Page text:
Car Seat Law – Arizona Requires Child Restraints

Arizona law requires that children in vehicles must be properly restrained. Title 28 of Arizona Revised Statutes deals with Transportation. Here are the statutes that apply to child restraints. I will either paraphrase or repeat the important parts of the statutes.

ARS 28-907 (A) and (B)
A driver shall not operate a motor vehicle in Arizona when transporting a child who is under five years of age unless that child is properly secured in a child passenger restraint system. There is no weight limitation on this law. The child passenger restraint system used must be in conformance with the requirements established by Arizona law.

ARS 28-907 (C)
If you are stopped and it is determined by the police officer that there is a child under five years of age in the vehicle that is not properly restrained, the officer will issue a citation which results in a $50 fine. If the person shows that the vehicle has been subsequently equipped with a proper child passenger restraint system, the fine will be waived.

ARS 28-907 (G)
The following situations are exempt from this law: Motor vehicles originally manufactured without seat belts (prior to 1972), recreational vehicles, public transportation, buses, school bus, transporting a child in an emergency to obtain medical care, or the situation where there is not enough room in the vehicle to put in child restraint systems for all the children in the vehicle. In the latter case, at least one child must be in a proper restraint system.

Actually, the fine you receive could be much higher than $50, because the city in which you are stopped adds their fines and fees to the process. A citation for this violation could cost you up to $150!

There are several types of restraint systems, depending on the weight and age of the child.

Infant Seats
Birth to age one, designed for children from 7 to 20 pounds
Infants should be in a reclined infant car seat or convertible seat in the infant position to protect the delicate neck and head. All straps should be pulled snugly. The car seat must face the rear of the car and should never be used in a front seat where there is an air bag. The infant must face the rear so that in the event of a crash, swerve, or sudden stop, the infant’s back and shoulders can better absorb the impact. Household infant carriers and cloth carriers are not designed to protect an infant in a car and should never be used.

Convertible Seats
7 to 40 Pounds
The convertible car seat is placed in a reclined rear-facing position. After children reach at least 1 year and 20 pounds, the convertible seat can be turned forward and placed in the upright position in the back seat of the vehicle.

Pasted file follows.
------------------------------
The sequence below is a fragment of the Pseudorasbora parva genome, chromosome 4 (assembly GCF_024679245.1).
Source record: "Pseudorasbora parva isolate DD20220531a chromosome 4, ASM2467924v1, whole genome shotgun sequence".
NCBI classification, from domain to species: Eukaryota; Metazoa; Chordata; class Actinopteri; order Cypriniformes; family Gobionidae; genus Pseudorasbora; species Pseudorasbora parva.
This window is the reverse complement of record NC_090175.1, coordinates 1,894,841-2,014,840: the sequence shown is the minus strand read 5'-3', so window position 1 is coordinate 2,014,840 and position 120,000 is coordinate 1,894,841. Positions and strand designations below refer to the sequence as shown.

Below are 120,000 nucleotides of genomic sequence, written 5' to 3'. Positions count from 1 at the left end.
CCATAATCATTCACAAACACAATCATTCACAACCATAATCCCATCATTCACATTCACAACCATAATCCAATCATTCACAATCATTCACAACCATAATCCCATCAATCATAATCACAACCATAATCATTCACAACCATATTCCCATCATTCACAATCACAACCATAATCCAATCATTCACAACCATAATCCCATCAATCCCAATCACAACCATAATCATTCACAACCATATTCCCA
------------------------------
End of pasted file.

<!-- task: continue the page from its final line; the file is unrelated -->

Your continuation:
Booster Seats
40 to 60 Pounds
When a child reaches about 40 pounds she will outgrow the convertible seat. Either a belt positioning (backless) or high-back booster seat can be used with a lap/shoulder belt in the back seat of the vehicle.

Buckle Up Baby Campaign
If you see a vehicle transporting a child under the age of 5 who is not properly restrained, you are encouraged to call the “Buckle Up, Baby” hotline: 1-800-505-BABY. When calling, leave the following information:
1. Vehicle license number and state
2. Where the vehicle was seen
3. Where the child was sitting in the vehicle

The purpose of the program is not to punish, but rather to inform. When the Police Department receives this information from you, they will send a packet of information to the owner of the vehicle. The materials describe the hazards of transporting unrestrained children under the age of 5, and encourages the owner to purchase a child restraint system. No one else is notified, and the car owner doesn’t get in any trouble and is not fined. It is hoped that they will use the information to obtain the proper equipment for the vehicle and the child.

Arizona participates in a program entitiled “Children Are Priceless Passengers” whereby for $25 you can attend a two-hour training session on child seat safety. The C.A.P.P. Program offers child safety seat classes at locations around the Valley. Classes are instructed by NHTSA certified technicians. If you have received a citation for not having your child properly restrained, you may have some or all of the violation removed after attending the class. If you don’t own a car seat, you might be given one at the training session. Sessions are avaliable in English and Spanish at the folowing locations:

Mayo Clinic, 480-342-0300
5777 E Mayo Blvd., Phoenix

Tempe St. Luke’s, 480-350-8376
1500 S. Mill Ave., Tempe

Desert Samaritan, 602-230-2273
1400 S. Dobson Rd., Mesa

Thunderbird Samaritan, 602-230-2273
5555 W. Thunderbird Rd., Phoenix

St. Joseph’s, 602-406-2277
350 W. Thomas Rd., Phoenix

Please call the location nearest to you for specific information.

If you have a child visiting, you can rent appropriate safety equipment at rental centers that carry baby equipment, like cribs and high chairs.

By Judy Hedding, About.com

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